The start of the End 2016 A To Z on my mathematics journal gave it a nice busy week. Not so busy as to overflow your RSS feed, but still, busy. Run the past week have been:
- Reading the Comics, October 29, 2016: Rerun Comics Edition, featuring a lot of comics that were in reruns.
- The End 2016 Mathematics A To Z: Algebra, starting the sequence off with one of those big important and very-overloaded words.
- End 2016 Mathematics A To Z: Boundary Value Problems, which you learn a lot about in doing differential equations.
- How October 2016 Treated My Mathematics Blog, the readership data review I meant to post on Thursday but forgot.
- Reading the Comics, November 5, 2016: Surprisingly Few Halloween Costumes Edition, rounding up the reasonable number of comics I had to discuss this past week.
Some more of Indiana Beach! We had a grand time so you'll surely like more pictures of it.
Safety sign for the Antique Autos ride. Also note that it is described as a ``Mild Thrill'' ride, leaving me to wonder what exactly a mild thrill is. ``This is great! Sort of!'' Something like that.
Kid on the Antique Autos ride scared the Wabash Cannonball train is going to run into them. He shouldn't worry. They're on totally different tracks. Just very near one another. There's also the Cornball Express roller coaster in the background.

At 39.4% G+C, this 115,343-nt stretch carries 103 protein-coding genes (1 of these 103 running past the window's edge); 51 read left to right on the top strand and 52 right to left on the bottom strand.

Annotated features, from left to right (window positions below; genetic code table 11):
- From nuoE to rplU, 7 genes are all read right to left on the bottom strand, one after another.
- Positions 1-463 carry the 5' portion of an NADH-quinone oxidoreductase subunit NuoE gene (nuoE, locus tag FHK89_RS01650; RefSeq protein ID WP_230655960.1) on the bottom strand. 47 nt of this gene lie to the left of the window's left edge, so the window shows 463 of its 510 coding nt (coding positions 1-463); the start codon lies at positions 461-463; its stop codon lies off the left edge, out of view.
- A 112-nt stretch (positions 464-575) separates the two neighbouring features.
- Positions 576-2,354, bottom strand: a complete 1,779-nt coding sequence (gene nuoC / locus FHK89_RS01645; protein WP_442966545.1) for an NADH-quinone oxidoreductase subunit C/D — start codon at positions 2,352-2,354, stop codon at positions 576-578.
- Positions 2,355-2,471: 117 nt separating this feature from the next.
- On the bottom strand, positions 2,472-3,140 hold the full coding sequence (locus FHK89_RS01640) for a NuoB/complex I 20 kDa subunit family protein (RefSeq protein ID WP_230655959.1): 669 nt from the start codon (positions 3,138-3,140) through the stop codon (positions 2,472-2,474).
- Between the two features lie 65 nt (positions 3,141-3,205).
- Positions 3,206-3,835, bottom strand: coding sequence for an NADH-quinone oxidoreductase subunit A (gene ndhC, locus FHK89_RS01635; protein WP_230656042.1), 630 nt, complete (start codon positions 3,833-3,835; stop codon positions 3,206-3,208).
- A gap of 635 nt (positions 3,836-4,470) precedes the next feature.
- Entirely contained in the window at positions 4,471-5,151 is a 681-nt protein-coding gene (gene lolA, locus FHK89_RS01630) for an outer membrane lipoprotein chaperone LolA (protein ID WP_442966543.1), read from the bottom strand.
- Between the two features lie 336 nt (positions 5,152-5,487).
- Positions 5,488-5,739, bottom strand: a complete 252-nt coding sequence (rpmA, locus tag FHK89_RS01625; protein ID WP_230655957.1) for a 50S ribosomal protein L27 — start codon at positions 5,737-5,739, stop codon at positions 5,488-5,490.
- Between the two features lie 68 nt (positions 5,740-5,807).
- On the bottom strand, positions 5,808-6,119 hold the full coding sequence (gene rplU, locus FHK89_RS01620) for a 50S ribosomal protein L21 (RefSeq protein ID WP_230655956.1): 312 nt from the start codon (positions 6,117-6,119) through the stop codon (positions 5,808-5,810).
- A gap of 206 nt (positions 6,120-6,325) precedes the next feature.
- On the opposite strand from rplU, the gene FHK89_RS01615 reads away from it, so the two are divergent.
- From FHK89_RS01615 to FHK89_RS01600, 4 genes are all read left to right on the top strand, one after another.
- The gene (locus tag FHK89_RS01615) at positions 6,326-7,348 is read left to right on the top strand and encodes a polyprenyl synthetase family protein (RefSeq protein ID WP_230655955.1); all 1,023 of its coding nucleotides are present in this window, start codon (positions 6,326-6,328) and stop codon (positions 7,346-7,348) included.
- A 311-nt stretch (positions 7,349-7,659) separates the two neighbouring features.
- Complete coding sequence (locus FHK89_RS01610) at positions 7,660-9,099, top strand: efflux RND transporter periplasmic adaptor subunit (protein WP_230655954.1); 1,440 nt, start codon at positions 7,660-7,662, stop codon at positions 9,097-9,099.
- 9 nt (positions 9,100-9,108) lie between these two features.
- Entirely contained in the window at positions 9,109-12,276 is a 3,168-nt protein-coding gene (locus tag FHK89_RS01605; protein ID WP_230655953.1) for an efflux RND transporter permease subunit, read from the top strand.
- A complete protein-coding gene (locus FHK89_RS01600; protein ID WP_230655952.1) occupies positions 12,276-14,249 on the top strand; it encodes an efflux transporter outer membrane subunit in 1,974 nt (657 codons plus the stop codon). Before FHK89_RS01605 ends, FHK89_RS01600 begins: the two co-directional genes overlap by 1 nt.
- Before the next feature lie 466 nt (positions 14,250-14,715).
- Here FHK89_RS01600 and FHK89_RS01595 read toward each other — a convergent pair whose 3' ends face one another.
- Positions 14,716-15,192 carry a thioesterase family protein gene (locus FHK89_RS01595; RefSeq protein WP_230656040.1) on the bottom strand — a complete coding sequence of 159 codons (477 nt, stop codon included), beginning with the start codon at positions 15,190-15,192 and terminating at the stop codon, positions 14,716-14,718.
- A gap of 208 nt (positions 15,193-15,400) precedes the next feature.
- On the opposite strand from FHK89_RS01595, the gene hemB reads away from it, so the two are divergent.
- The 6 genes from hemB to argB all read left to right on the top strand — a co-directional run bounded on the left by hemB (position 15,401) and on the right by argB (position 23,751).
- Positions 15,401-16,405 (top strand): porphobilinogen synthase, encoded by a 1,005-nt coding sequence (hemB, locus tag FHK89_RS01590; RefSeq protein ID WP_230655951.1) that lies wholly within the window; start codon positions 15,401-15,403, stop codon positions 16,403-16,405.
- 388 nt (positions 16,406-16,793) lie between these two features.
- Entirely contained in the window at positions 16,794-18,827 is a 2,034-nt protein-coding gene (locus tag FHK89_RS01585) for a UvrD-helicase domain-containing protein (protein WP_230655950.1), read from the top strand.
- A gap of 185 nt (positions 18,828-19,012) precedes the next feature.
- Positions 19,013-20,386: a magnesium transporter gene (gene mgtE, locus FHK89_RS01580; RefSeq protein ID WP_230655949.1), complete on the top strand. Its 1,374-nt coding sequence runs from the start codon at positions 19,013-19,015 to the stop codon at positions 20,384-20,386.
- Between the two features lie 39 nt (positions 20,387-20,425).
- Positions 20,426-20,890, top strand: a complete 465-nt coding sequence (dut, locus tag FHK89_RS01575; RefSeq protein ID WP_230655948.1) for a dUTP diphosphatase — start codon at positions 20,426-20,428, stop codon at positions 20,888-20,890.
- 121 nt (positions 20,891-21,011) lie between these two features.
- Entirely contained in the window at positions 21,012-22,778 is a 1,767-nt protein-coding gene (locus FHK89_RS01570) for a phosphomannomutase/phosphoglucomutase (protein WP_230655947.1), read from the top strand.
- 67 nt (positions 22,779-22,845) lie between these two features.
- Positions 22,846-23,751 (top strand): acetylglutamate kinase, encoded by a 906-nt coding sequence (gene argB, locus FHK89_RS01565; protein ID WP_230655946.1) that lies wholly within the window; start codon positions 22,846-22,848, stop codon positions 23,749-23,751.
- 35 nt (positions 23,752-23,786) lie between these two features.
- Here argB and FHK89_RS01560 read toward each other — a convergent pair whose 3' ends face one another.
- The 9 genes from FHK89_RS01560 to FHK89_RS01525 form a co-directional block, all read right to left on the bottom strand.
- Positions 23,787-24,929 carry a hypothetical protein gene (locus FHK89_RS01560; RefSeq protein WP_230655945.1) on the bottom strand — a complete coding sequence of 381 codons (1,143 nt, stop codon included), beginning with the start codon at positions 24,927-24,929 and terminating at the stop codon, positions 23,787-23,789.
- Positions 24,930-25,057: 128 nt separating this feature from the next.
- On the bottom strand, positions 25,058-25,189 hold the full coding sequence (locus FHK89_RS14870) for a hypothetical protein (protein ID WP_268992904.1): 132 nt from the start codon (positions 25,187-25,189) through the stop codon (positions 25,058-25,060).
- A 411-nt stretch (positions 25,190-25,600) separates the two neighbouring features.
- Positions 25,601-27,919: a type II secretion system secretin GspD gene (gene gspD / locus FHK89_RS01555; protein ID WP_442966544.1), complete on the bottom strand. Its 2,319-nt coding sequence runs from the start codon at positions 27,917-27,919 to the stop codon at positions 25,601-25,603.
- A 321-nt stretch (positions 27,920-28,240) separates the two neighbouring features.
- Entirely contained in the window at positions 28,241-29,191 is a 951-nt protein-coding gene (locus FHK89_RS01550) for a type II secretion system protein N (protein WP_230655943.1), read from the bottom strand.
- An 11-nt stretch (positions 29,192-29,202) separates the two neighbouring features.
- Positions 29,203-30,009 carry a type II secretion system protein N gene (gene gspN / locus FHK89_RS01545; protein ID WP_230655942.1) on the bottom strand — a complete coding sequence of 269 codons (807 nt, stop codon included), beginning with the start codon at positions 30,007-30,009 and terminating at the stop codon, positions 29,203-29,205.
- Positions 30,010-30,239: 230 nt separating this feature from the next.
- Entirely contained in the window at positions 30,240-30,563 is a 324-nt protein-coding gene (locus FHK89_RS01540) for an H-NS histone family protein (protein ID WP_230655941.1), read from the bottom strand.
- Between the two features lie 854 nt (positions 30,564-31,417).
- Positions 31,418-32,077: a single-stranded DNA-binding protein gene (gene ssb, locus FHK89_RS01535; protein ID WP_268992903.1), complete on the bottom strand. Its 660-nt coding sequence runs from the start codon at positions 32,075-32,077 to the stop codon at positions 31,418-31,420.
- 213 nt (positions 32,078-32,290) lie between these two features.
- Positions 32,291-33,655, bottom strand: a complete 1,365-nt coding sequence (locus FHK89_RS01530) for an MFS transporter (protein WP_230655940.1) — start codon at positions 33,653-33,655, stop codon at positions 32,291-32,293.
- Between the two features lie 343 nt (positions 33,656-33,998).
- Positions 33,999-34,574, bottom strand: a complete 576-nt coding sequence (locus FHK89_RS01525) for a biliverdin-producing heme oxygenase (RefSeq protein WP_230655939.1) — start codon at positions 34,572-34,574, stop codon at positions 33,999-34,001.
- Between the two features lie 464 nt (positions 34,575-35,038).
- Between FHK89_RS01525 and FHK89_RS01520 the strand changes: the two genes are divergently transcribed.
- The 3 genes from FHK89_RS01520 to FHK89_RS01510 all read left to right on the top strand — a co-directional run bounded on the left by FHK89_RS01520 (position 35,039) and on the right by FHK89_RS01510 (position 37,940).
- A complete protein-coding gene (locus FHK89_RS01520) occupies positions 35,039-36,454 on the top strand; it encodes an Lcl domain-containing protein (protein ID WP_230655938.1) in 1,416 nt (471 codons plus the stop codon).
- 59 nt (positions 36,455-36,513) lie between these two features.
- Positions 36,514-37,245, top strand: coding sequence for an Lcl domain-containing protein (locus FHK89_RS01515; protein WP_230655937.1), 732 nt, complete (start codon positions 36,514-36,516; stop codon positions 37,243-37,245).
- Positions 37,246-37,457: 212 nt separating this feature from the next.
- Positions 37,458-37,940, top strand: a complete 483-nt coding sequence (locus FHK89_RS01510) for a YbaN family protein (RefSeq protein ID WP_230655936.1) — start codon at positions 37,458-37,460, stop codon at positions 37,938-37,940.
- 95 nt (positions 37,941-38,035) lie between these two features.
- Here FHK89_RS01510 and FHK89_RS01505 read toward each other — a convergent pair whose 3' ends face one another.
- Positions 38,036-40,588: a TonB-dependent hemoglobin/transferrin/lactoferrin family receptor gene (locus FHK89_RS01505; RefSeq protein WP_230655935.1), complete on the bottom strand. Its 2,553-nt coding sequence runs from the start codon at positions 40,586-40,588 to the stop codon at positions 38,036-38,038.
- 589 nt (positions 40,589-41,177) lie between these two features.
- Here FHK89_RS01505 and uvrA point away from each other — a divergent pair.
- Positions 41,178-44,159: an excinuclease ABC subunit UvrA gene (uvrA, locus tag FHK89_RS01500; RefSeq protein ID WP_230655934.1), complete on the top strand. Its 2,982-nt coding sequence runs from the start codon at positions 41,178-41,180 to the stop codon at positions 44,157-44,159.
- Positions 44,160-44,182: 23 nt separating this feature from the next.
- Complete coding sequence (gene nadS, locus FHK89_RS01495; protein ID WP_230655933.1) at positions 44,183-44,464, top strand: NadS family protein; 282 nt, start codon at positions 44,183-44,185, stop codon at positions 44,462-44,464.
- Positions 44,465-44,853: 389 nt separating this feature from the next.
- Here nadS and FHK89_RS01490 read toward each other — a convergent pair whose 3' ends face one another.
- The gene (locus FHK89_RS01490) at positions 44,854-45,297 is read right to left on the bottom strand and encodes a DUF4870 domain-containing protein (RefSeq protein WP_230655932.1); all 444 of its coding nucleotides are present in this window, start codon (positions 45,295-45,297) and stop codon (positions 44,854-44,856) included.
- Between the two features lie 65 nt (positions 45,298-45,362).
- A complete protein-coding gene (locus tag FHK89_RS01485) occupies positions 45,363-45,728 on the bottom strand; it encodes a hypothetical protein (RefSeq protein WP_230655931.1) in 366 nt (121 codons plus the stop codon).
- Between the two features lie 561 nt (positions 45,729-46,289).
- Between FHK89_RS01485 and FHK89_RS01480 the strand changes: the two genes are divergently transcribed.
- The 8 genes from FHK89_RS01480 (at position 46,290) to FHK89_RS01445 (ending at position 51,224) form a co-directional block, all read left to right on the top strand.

Miniature train crossing sign, from the Allan Herschell Company of North Tonawanda, New York. The sign might well date back to the 50s. Herschell specialized in the 50s in Kiddielands and the rides that would fit there.
Dr Frankenstein's Castle: Indiana Beach's repeat award-winning walk-through haunted house. Dr Frankenstein's animatronic is visible on the balcony on the left side. On the far left is the little shooting gallery and Whac-A-Mole arcade.
Bit of a closer look at Frankenstein's Castle, so you can see its promise of Fear, Fantasy, and Fun. Also some of its (nonfunctional) gargoyles. And its
Waiting area for Frankenstein's Castle, with some of the props which give it atmosphere.
Trivia: Only 108 vessels entered the United States during 1812. Source: Wedding of the Waters: The Erie Canal and the Making of a Great Nation, Peter L Bernstein. (I'm not clear if this reflects the number of ships arriving from overseas, and whether that reflects best estimates at smugglers or is just ones that came properly through customs. But it was depressed and then war times.)
Currently Reading: The Lost Work of Will Eisner, Editors Andrew Carl, Josh O'Neill, Chris Stevens.